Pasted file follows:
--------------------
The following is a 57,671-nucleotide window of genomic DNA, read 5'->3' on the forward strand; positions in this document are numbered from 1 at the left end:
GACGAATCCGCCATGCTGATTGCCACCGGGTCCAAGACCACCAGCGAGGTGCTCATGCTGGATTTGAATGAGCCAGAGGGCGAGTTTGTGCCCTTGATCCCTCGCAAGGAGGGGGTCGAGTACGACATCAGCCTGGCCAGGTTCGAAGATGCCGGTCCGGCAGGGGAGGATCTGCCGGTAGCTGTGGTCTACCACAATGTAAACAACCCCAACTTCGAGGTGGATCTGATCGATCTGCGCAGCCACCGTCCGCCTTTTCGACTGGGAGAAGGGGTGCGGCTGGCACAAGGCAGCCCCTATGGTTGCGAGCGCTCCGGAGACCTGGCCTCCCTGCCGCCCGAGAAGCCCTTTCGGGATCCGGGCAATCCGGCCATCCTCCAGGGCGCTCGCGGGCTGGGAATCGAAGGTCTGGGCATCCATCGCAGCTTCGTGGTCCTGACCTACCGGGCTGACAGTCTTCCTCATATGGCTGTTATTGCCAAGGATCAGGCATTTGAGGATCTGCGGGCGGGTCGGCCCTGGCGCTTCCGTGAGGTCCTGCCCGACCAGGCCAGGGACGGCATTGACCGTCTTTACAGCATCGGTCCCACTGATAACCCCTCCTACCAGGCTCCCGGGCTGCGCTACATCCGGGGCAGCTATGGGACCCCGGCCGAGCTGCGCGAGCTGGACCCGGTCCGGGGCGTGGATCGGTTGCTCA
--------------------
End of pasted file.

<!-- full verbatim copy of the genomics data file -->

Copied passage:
The following is a 57,671-nucleotide window of genomic DNA, read 5'->3' on the forward strand; positions in this document are numbered from 1 at the left end:
GACGAATCCGCCATGCTGATTGCCACCGGGTCCAAGACCACCAGCGAGGTGCTCATGCTGGATTTGAATGAGCCAGAGGGCGAGTTTGTGCCCTTGATCCCTCGCAAGGAGGGGGTCGAGTACGACATCAGCCTGGCCAGGTTCGAAGATGCCGGTCCGGCAGGGGAGGATCTGCCGGTAGCTGTGGTCTACCACAATGTAAACAACCCCAACTTCGAGGTGGATCTGATCGATCTGCGCAGCCACCGTCCGCCTTTTCGACTGGGAGAAGGGGTGCGGCTGGCACAAGGCAGCCCCTATGGTTGCGAGCGCTCCGGAGACCTGGCCTCCCTGCCGCCCGAGAAGCCCTTTCGGGATCCGGGCAATCCGGCCATCCTCCAGGGCGCTCGCGGGCTGGGAATCGAAGGTCTGGGCATCCATCGCAGCTTCGTGGTCCTGACCTACCGGGCTGACAGTCTTCCTCATATGGCTGTTATTGCCAAGGATCAGGCATTTGAGGATCTGCGGGCGGGTCGGCCCTGGCGCTTCCGTGAGGTCCTGCCCGACCAGGCCAGGGACGGCATTGACCGTCTTTACAGCATCGGTCCCACTGATAACCCCTCCTACCAGGCTCCCGGGCTGCGCTACATCCGGGGCAGCTATGGGACCCCGGCCGAGCTGCGCGAGCTGGACCCGGTCCGGGGCGTGGATCGGTTGCTCA